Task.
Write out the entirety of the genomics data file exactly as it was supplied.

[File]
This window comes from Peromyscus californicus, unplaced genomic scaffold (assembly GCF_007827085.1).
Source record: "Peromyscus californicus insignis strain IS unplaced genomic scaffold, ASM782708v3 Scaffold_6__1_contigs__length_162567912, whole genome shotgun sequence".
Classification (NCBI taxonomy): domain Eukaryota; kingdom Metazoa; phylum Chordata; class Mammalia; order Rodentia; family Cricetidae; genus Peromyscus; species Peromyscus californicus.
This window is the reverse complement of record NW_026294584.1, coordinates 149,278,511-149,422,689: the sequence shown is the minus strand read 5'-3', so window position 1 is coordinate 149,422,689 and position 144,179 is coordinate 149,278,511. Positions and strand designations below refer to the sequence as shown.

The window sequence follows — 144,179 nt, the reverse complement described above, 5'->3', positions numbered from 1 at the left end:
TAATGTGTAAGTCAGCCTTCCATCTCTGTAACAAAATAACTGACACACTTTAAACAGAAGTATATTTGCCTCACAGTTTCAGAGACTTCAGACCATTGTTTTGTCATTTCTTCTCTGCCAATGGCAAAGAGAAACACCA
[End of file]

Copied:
This window comes from Peromyscus californicus, unplaced genomic scaffold (assembly GCF_007827085.1).
Source record: "Peromyscus californicus insignis strain IS unplaced genomic scaffold, ASM782708v3 Scaffold_6__1_contigs__length_162567912, whole genome shotgun sequence".
Classification (NCBI taxonomy): domain Eukaryota; kingdom Metazoa; phylum Chordata; class Mammalia; order Rodentia; family Cricetidae; genus Peromyscus; species Peromyscus californicus.
This window is the reverse complement of record NW_026294584.1, coordinates 149,278,511-149,422,689: the sequence shown is the minus strand read 5'-3', so window position 1 is coordinate 149,422,689 and position 144,179 is coordinate 149,278,511. Positions and strand designations below refer to the sequence as shown.

The window sequence follows — 144,179 nt, the reverse complement described above, 5'->3', positions numbered from 1 at the left end:
TAATGTGTAAGTCAGCCTTCCATCTCTGTAACAAAATAACTGACACACTTTAAACAGAAGTATATTTGCCTCACAGTTTCAGAGACTTCAGACCATTGTTTTGTCATTTCTTCTCTGCCAATGGCAAAGAGAAACACCA